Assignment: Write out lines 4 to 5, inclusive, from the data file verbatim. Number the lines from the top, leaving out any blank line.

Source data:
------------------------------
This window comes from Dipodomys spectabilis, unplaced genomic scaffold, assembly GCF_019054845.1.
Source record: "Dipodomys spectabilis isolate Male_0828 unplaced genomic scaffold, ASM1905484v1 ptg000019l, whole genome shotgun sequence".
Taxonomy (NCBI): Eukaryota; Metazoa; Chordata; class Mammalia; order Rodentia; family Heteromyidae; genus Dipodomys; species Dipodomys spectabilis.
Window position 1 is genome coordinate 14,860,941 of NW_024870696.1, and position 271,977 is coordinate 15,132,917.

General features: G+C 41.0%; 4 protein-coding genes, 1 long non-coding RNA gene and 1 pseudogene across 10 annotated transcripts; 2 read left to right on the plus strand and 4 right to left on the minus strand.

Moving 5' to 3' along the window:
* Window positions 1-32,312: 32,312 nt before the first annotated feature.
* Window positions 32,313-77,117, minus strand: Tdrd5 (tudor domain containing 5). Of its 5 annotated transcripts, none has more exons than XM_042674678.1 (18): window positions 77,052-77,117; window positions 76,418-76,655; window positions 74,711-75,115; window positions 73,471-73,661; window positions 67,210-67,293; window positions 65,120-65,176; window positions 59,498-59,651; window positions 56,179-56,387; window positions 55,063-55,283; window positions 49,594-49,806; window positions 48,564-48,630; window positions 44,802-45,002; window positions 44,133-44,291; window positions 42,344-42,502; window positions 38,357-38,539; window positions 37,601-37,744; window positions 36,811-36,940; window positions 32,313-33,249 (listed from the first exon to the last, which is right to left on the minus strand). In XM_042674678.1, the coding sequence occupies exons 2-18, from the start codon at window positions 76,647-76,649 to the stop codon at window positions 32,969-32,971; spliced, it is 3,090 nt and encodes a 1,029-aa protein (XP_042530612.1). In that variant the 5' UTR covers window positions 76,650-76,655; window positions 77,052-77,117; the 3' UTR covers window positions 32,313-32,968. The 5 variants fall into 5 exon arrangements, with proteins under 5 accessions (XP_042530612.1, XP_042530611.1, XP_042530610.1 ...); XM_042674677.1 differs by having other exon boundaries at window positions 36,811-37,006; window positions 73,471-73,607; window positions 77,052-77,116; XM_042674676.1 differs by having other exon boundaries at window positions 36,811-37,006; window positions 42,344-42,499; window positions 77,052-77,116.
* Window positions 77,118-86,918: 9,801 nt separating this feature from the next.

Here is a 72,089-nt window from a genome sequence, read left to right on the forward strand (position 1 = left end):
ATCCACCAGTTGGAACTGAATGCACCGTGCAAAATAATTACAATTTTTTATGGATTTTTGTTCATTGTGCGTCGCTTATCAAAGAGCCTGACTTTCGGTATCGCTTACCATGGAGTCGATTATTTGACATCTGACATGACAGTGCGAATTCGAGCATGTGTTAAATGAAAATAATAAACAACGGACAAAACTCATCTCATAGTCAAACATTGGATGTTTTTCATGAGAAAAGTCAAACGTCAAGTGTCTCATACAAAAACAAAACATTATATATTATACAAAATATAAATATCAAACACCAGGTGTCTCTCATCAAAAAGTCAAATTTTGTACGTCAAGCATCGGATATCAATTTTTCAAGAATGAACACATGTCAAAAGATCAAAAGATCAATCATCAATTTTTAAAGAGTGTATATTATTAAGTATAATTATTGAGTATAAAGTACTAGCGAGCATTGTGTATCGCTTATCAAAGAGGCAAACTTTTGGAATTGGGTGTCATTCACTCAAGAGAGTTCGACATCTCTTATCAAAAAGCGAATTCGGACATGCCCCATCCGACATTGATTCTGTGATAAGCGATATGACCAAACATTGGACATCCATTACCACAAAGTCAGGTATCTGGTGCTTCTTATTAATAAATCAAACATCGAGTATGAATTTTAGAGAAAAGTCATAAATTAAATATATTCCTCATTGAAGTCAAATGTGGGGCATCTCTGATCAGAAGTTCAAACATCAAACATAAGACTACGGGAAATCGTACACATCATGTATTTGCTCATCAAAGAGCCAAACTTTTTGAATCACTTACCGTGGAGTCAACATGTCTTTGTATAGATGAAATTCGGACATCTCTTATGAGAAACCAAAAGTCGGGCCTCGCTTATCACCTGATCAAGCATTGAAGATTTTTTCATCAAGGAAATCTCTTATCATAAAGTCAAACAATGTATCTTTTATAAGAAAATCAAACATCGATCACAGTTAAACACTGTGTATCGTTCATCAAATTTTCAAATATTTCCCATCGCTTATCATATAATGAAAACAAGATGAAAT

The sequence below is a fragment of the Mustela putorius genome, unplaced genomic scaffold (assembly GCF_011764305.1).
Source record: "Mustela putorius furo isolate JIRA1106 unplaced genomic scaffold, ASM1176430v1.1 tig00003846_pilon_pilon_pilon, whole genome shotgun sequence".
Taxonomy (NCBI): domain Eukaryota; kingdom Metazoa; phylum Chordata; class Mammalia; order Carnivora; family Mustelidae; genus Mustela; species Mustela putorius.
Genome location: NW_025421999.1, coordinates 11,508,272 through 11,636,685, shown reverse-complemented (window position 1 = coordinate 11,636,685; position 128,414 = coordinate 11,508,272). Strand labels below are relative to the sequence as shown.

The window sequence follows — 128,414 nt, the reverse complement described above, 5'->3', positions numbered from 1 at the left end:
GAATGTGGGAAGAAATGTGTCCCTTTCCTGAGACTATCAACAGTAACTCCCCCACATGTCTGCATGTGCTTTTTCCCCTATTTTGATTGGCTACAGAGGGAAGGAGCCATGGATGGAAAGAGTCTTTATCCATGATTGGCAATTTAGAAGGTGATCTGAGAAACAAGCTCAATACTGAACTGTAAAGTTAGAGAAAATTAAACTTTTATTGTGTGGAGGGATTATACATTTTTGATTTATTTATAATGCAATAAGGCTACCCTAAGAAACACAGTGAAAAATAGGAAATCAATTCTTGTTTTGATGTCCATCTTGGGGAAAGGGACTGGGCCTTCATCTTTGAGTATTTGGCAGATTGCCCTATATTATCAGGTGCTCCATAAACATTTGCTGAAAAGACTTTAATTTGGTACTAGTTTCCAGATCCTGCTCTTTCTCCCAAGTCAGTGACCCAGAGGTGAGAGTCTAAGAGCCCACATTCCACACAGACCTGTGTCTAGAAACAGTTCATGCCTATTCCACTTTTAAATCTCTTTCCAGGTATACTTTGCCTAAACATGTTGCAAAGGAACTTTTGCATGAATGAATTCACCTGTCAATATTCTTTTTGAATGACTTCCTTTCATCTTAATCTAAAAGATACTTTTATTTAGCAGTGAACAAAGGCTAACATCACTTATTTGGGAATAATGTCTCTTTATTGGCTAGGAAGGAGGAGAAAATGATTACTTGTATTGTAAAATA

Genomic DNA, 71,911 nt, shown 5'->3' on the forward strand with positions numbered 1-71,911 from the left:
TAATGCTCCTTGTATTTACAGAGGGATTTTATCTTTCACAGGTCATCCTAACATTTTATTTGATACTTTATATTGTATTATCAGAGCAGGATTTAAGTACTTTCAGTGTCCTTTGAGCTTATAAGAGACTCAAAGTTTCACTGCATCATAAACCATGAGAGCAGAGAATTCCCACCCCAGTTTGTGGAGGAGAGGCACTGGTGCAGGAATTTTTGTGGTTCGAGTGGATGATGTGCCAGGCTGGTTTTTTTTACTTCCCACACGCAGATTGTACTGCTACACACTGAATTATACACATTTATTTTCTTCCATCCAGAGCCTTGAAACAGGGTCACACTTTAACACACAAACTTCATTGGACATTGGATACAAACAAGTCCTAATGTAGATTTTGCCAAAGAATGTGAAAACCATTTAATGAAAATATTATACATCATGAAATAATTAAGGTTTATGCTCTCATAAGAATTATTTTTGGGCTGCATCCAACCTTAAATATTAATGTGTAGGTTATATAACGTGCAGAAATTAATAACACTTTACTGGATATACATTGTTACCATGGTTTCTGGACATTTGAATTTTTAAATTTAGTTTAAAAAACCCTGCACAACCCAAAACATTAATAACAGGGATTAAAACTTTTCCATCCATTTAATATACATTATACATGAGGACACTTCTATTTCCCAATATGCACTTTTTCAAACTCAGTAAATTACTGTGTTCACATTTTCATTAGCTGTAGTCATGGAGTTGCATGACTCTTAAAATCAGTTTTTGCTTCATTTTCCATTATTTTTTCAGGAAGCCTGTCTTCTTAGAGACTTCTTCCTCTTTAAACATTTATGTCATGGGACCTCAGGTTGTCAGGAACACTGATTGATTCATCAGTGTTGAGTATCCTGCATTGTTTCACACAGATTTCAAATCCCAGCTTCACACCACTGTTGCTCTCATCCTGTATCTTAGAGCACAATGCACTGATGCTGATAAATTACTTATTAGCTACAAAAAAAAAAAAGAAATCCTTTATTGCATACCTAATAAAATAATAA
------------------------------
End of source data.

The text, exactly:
Window position 1 is genome coordinate 14,860,941 of NW_024870696.1, and position 271,977 is coordinate 15,132,917.

General features: G+C 41.0%; 4 protein-coding genes, 1 long non-coding RNA gene and 1 pseudogene across 10 annotated transcripts; 2 read left to right on the plus strand and 4 right to left on the minus strand.